For Startups

Regulation of Tech Business in China

Regulation of Tech Business in China

It has been reported that the People’s Republic of China (the PRC) accounted for 47% of the global venture capital funding, surpassing North America for the first time in 2018. Evidently, an increasing number of international companies are looking to do business in Mainland China and we decided to find out legal peculiarities that arise when you start operating in this market.

To find out answers, we consulted an expert from our Legal Nodes network, who has extensive experience in defending international companies’ rights in Mainland China as well as in legal support of international investment deals - Lei-Lei (Edward) LU, Dispute Resolution Associate at Fangda Partners.

In January 2019, the PRC has adopted the “Regulations on the Management of Blockchain Information Services”, which applies to blockchain information service providers. Are there any other specific legal acts that might apply to tech-powered companies in China?

It is indeed that the application of blockchain technology in China has been expanding to various industries, ranging from finance, e-commerce, food, education, and even court practice. It is under this background that the Cyberspace Administration of China (CAC), a governmental institution specifically tailored for the formulation and implementation of policies and regulations in connection with Mainland China Internet, released the Regulations on the Management of Blockchain Information Services (the “Blockchain Regulations”, effective as from 15 February 2019). As China’s first official rules to regulate the blockchain industry, the Blockchain Regulations lay down the framework for the regulatory requirements on blockchain information services providers in Mainland China. Encouraging as it is, more specific rules for implementing the Blockchain Regulations are needed.

Apart from the Blockchain Regulations, tech-powered companies in China shall also take note of and comply with the following major regulations related to the Internet industry:

  1. China Cyber Security Law (the “CSL”, effective as from 1 June 2017). As China’s first comprehensive privacy and security regulation for cyberspace, the CSL has provided a framework for security protection and data regulation on the Internet in connection with entities doing business in Mainland China. With the promulgation of other related rules and regulations, international businesses with operations in China must prioritize their cybersecurity issues and make efforts to abide by the requirements set forth in the CSL and other related rules.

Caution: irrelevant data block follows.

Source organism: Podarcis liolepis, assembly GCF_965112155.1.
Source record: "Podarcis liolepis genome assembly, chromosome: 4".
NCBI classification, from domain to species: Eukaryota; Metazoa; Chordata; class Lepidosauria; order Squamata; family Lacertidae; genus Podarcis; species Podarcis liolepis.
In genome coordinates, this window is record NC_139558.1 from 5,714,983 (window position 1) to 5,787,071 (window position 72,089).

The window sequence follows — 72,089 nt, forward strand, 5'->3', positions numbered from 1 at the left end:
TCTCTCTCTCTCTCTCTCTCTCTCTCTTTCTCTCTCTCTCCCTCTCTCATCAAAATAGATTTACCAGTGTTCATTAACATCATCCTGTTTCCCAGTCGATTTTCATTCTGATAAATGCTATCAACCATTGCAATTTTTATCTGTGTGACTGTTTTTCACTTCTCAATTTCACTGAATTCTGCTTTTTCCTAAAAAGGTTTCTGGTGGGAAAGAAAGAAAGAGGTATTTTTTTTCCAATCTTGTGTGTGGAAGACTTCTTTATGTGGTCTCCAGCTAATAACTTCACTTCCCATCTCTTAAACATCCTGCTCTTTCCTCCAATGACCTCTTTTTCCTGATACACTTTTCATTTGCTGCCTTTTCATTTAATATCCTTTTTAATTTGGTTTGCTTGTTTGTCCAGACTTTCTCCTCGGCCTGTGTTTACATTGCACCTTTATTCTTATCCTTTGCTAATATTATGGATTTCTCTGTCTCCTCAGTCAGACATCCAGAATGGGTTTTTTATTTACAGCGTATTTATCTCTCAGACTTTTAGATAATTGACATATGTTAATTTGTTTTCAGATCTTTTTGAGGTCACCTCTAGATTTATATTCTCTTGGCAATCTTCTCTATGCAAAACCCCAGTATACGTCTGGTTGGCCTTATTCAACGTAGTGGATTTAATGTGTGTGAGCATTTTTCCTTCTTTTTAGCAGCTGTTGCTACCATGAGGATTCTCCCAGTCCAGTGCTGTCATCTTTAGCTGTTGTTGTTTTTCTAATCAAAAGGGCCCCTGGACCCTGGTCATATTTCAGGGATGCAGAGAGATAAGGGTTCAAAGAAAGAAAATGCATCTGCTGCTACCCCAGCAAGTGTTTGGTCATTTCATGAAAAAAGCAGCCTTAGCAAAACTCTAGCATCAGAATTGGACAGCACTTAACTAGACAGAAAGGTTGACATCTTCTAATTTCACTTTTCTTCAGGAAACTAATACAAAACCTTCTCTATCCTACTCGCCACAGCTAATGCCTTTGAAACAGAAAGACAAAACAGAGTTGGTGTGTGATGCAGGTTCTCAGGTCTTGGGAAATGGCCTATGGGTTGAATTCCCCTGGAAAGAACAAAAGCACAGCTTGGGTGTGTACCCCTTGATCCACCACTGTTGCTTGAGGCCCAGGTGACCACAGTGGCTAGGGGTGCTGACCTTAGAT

2. Financial Information Services Regulation (the “Financial Regulation”, effective as from 1 February 2019). The Financial Regulation was released by the CAC and sets out rules applicable to the provision of financial information services in China. Fintech companies with operations in China shall pay special attention to this regulation.

In addition to the rules above that have been put into effect, the CAC is also working on several other related regulations on various aspects including data security management, Internet information security for children, cross-border data transfer, and etc., which are expected to come out in the near future.

What do you find to be the biggest legal pain-points for foreign businesses that are entering the Chinese market?

Personally, I think the biggest legal pain-points will be that the legal practice in China departs from, to a certain degree, the written regulations, thus adding unpredictability on law enforcement for foreign companies doing business in China.

Though not an issue solely with China, the Chinese government and judiciary bodies have been consistently working on the formation and implementation of laws and regulations related to foreign investment, for example, the newly-released Foreign Investment Law, aiming at promoting and protecting foreign investment. Gradually, the business environment for foreign companies’ operation in China will become more commercially attractive and legally protective.

What challenges do Chinese companies face when scaling to other countries?

The fact that Chinese companies do not prioritize the necessity of high-quality legal services may be a major challenge for Chinese companies investing overseas.

Investing in other countries can be profitable but also quite risky, which is especially the case with China since Chinse outbound investments mainly target areas in developing countries where the political and legal environments tend to be unstable and unpredictable. Accordingly, comprehensive legal due diligence and legal contract drafting with the help of experienced outside legal counsel would be essential for the success of the investment, and that is something that Chinese companies shall pay closer attention to.